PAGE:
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30 July 2019updated 08 Sep 2021 7:58am

Seven times politicians were booed (almost) as much as Boris Johnson

By Emma Leech

The reaction garnered by Boris Johnson in Scotland yesterday is one usually reserved for pantomime villains. Johnson is not the first prime minister to have been publically booed, but achieving this a mere six days into his premiership is almost unheard of. Incidents of booing and public displays of dissent have taken many forms over the history of British politics but no leader has hit the ground running as quickly as Johnson. Nonetheless, a few have come close.

Theresa May, booed during her own party conference in 2018

Days into premiership: 811

Booing score: 8/10

The booing began when she mentioned her so-called Chequers Brexit plan, and she was denied a standing ovation as she left the scene in an unprecedented display of party dissent. 

David Cameron, booed during Andy Murray’s winner’s speech at Wimbledon in 2016

Days into premiership: 2,252

Booing score: 5/10

During his winning speech at Wimbledon 2016, tennis champion Andy Murray pointed out the “legends” in the audience, including “the prime minister of the country.” Murray perhaps didn’t recieve the reaction he was hoping for: the crowd cut him off with their booing. The tennis player extinguished the tension, quipping that “I certainly wouldn’t like to be prime minister. It’s an impossible job.” 

George Osborne, booed handing out medals at the Paralympics in 2012

Days into premiership: N/A (lol, sorry George)

Booing score: 4/10

Though not a former prime minister, much to his own disappointment and literally nobody else’s, Osborne did receive quite the public reaction during the 2012 London Paralympics. And by that I mean that boos rang out as it was announced that the chancellor of the exchequer would be giving out medals for the 400-metre race. Embarrassing for Osborne, yes, but, as the commentator remarked, “a nice moment for Chris Brownridge”, who, as the then UK marketing director for BMW, was joining Osborne in honouring the winners. 

Quite who booked the achitect of austerity, a policy that perhaps hit those with disabilities hardest, for the job, I’m not sure. 

Margaret Thatcher, at the celebration of her funeral in 2013

Days into premiership: 12,394

Booing score: 10/10

Thatcher, it is fair to say, was no stranger to booing when she was in Downing Street. But she might be the only former prime minister to still be being booed, more than two decades later, posthumously. During her state funeral in 2013, ex-mining towns in England threw street parties to celebrate her death, people lined the streets of London to jeer as her coffin passed, and the song “Ding Dong The Witch is Dead” reached number two in the UK singles charts.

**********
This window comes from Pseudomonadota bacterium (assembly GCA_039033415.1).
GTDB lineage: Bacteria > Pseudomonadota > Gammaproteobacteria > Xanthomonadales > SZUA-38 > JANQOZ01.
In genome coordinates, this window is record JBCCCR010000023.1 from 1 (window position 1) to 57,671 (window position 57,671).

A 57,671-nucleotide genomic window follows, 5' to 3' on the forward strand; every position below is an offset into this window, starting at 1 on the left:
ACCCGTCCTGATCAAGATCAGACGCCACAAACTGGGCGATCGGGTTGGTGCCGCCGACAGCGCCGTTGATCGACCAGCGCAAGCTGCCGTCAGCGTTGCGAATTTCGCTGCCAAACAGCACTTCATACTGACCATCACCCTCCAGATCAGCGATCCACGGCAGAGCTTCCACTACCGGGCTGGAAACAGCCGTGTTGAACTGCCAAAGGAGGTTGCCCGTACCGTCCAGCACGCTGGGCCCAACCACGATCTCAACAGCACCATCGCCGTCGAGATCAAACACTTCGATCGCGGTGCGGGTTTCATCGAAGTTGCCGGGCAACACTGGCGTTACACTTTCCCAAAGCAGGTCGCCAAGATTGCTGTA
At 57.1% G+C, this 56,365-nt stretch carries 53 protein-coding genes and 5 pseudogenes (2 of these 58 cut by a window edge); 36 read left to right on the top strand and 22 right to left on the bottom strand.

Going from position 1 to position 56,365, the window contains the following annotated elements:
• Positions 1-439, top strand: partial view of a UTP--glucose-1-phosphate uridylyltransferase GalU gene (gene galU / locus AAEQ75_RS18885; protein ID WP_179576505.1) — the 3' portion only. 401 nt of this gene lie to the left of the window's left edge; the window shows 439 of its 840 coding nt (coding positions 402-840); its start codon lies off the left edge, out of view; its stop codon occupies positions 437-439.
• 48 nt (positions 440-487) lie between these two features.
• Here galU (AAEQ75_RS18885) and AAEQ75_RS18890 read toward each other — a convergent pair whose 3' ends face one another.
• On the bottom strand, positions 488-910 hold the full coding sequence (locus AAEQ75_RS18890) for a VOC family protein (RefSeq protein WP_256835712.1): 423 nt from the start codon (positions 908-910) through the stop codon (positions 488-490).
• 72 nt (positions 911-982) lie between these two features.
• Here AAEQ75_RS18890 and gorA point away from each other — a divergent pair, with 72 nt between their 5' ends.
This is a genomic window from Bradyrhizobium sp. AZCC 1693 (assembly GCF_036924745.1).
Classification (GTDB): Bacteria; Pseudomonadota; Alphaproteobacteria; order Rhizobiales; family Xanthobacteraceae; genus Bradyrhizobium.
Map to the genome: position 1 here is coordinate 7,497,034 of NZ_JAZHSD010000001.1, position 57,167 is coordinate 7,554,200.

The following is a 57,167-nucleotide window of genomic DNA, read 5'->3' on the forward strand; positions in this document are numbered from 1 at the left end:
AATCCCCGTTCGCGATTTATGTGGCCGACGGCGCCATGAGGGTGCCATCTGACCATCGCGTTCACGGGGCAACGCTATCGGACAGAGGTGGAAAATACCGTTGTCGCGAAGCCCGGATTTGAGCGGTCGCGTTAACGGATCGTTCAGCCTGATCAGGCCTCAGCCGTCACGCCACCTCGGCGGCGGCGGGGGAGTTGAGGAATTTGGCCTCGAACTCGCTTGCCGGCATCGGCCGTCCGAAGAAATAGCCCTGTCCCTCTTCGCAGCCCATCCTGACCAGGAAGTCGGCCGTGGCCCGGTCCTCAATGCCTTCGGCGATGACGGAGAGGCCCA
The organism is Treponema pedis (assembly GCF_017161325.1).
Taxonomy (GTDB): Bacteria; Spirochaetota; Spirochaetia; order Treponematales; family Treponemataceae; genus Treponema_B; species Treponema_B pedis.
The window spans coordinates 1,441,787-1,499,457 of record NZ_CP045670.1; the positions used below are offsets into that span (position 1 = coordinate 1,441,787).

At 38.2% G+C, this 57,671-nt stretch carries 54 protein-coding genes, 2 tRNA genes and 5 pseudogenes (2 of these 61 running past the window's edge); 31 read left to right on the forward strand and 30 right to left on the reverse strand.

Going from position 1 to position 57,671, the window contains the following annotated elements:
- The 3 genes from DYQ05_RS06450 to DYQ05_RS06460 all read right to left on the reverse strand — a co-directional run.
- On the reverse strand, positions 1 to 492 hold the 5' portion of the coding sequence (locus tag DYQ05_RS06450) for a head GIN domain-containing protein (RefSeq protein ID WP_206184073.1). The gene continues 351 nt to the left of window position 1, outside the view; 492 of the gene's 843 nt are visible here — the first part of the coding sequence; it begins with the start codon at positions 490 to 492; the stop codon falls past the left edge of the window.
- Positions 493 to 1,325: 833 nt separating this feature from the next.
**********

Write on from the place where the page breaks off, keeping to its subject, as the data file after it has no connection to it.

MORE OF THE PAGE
Sir Alec Douglas-Home, booed in his final election rally in 1964.

Days into premiership: 355

Booing score: 8/10

So badly greeted by Labour supporters at an election rally was Douglas-Home that the former prime minister was forced to shout over their barracking in efforts to make himself heard in the TV broadcast. Unfortunately for Douglas-Home, he actually had been audible, meaning his voice was raised unnecessarily in a manner that made him appear, in his own words, “hunted.” He lost the election to Harold Wilson by a Commons majority of four.

Tony Blair, slow-clapped by the WI in 2000

Days into premiership: 1,132

Booing score: 9/10

Many cite a meeting of the Women’s Institute in 2000 as the moment that former prime minister Tony Blair, a previously charismatic leader, lost his shine. The then prime minister attempted to talk policy: “I’ve spent a long time trying to work very hard on the health service,” but was was cut off by an increasingly loud and painfully awkward slow clap from the audience. He smiled, thanked the crowd, and looked to his host for help. The women were asked to stop, “out of politeness”. 

Winston Churchill, booed during the 1945 election campaign.

Days into premiership: 1,873

Booing score: 7/10

A prime minister remembered and revered for his public image is Winston Churchill. Although resoundingly popular during the Second World War, he lost favour among the British public in the aftermath. Churchill was seen as uncommitted to social reform and the rebuilding of the country and was reportedly booed for half an hour during a campaign speech at Walthamstow Stadium, before losing 1945 election in a landslide victory for Labour.

Though Boris Johnson is not the first and certainly will not be the last prime minister to face such overt public ouctry, his team will have to work hard to improve his public image, lest he be harangued by cries of, “He’s behind you!” next time he crosses the border.

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